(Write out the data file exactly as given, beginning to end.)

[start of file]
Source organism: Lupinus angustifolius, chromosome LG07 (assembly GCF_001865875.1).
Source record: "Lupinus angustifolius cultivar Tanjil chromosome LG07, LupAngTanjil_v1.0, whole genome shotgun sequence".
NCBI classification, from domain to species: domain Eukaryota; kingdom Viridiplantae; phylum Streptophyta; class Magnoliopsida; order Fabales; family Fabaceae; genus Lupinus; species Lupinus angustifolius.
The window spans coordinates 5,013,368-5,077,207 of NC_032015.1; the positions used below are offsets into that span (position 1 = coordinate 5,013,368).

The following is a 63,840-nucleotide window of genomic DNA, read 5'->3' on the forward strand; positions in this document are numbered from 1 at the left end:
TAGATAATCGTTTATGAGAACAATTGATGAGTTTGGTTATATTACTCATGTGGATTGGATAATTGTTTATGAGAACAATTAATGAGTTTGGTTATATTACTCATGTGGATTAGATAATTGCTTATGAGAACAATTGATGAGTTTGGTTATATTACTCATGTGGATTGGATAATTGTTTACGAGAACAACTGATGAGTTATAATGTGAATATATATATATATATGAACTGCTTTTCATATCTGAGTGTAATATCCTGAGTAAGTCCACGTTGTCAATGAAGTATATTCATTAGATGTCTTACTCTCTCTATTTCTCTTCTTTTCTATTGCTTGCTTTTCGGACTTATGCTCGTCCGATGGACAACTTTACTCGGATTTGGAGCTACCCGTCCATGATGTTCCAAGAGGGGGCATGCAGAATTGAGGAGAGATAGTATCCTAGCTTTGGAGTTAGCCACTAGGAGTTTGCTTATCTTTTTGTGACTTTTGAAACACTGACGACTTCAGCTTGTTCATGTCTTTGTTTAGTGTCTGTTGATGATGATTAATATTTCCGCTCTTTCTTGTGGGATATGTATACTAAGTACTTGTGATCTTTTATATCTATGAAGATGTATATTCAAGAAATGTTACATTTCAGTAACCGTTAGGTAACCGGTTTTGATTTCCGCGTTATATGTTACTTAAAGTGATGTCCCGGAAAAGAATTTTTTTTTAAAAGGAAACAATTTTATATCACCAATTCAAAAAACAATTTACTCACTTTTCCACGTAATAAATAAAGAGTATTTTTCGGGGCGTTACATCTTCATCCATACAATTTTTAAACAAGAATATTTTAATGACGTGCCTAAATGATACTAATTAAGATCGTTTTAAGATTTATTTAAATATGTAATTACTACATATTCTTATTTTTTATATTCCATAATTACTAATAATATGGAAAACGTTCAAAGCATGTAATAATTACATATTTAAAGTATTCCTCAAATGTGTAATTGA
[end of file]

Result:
Source organism: Lupinus angustifolius, chromosome LG07 (assembly GCF_001865875.1).
Source record: "Lupinus angustifolius cultivar Tanjil chromosome LG07, LupAngTanjil_v1.0, whole genome shotgun sequence".
NCBI classification, from domain to species: domain Eukaryota; kingdom Viridiplantae; phylum Streptophyta; class Magnoliopsida; order Fabales; family Fabaceae; genus Lupinus; species Lupinus angustifolius.
The window spans coordinates 5,013,368-5,077,207 of NC_032015.1; the positions used below are offsets into that span (position 1 = coordinate 5,013,368).

The following is a 63,840-nucleotide window of genomic DNA, read 5'->3' on the forward strand; positions in this document are numbered from 1 at the left end:
TAGATAATCGTTTATGAGAACAATTGATGAGTTTGGTTATATTACTCATGTGGATTGGATAATTGTTTATGAGAACAATTAATGAGTTTGGTTATATTACTCATGTGGATTAGATAATTGCTTATGAGAACAATTGATGAGTTTGGTTATATTACTCATGTGGATTGGATAATTGTTTACGAGAACAACTGATGAGTTATAATGTGAATATATATATATATATGAACTGCTTTTCATATCTGAGTGTAATATCCTGAGTAAGTCCACGTTGTCAATGAAGTATATTCATTAGATGTCTTACTCTCTCTATTTCTCTTCTTTTCTATTGCTTGCTTTTCGGACTTATGCTCGTCCGATGGACAACTTTACTCGGATTTGGAGCTACCCGTCCATGATGTTCCAAGAGGGGGCATGCAGAATTGAGGAGAGATAGTATCCTAGCTTTGGAGTTAGCCACTAGGAGTTTGCTTATCTTTTTGTGACTTTTGAAACACTGACGACTTCAGCTTGTTCATGTCTTTGTTTAGTGTCTGTTGATGATGATTAATATTTCCGCTCTTTCTTGTGGGATATGTATACTAAGTACTTGTGATCTTTTATATCTATGAAGATGTATATTCAAGAAATGTTACATTTCAGTAACCGTTAGGTAACCGGTTTTGATTTCCGCGTTATATGTTACTTAAAGTGATGTCCCGGAAAAGAATTTTTTTTTAAAAGGAAACAATTTTATATCACCAATTCAAAAAACAATTTACTCACTTTTCCACGTAATAAATAAAGAGTATTTTTCGGGGCGTTACATCTTCATCCATACAATTTTTAAACAAGAATATTTTAATGACGTGCCTAAATGATACTAATTAAGATCGTTTTAAGATTTATTTAAATATGTAATTACTACATATTCTTATTTTTTATATTCCATAATTACTAATAATATGGAAAACGTTCAAAGCATGTAATAATTACATATTTAAAGTATTCCTCAAATGTGTAATTGA